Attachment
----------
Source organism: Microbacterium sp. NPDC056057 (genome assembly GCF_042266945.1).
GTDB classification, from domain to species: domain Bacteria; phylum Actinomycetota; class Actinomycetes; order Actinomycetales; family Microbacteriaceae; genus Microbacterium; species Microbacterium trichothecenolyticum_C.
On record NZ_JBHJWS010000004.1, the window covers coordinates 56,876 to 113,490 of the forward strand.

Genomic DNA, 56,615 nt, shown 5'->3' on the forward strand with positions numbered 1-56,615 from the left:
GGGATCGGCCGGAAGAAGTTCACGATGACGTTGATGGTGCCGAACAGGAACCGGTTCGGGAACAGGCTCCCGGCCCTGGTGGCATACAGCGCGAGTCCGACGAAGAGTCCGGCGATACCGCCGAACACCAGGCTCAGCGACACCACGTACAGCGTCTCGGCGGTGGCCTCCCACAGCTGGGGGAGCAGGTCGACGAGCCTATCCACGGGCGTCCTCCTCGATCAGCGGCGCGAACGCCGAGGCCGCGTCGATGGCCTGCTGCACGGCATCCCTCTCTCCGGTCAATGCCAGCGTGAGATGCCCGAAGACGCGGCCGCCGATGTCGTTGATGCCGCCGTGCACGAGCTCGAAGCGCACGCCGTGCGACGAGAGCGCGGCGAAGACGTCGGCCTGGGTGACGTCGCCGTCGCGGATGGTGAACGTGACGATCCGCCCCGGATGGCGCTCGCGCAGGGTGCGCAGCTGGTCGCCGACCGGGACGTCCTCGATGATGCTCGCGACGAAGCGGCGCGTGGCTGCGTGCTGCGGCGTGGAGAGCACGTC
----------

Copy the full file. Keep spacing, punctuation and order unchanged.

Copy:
Source organism: Microbacterium sp. NPDC056057 (genome assembly GCF_042266945.1).
GTDB classification, from domain to species: domain Bacteria; phylum Actinomycetota; class Actinomycetes; order Actinomycetales; family Microbacteriaceae; genus Microbacterium; species Microbacterium trichothecenolyticum_C.
On record NZ_JBHJWS010000004.1, the window covers coordinates 56,876 to 113,490 of the forward strand.

Genomic DNA, 56,615 nt, shown 5'->3' on the forward strand with positions numbered 1-56,615 from the left:
GGGATCGGCCGGAAGAAGTTCACGATGACGTTGATGGTGCCGAACAGGAACCGGTTCGGGAACAGGCTCCCGGCCCTGGTGGCATACAGCGCGAGTCCGACGAAGAGTCCGGCGATACCGCCGAACACCAGGCTCAGCGACACCACGTACAGCGTCTCGGCGGTGGCCTCCCACAGCTGGGGGAGCAGGTCGACGAGCCTATCCACGGGCGTCCTCCTCGATCAGCGGCGCGAACGCCGAGGCCGCGTCGATGGCCTGCTGCACGGCATCCCTCTCTCCGGTCAATGCCAGCGTGAGATGCCCGAAGACGCGGCCGCCGATGTCGTTGATGCCGCCGTGCACGAGCTCGAAGCGCACGCCGTGCGACGAGAGCGCGGCGAAGACGTCGGCCTGGGTGACGTCGCCGTCGCGGATGGTGAACGTGACGATCCGCCCCGGATGGCGCTCGCGCAGGGTGCGCAGCTGGTCGCCGACCGGGACGTCCTCGATGATGCTCGCGACGAAGCGGCGCGTGGCTGCGTGCTGCGGCGTGGAGAGCACGTC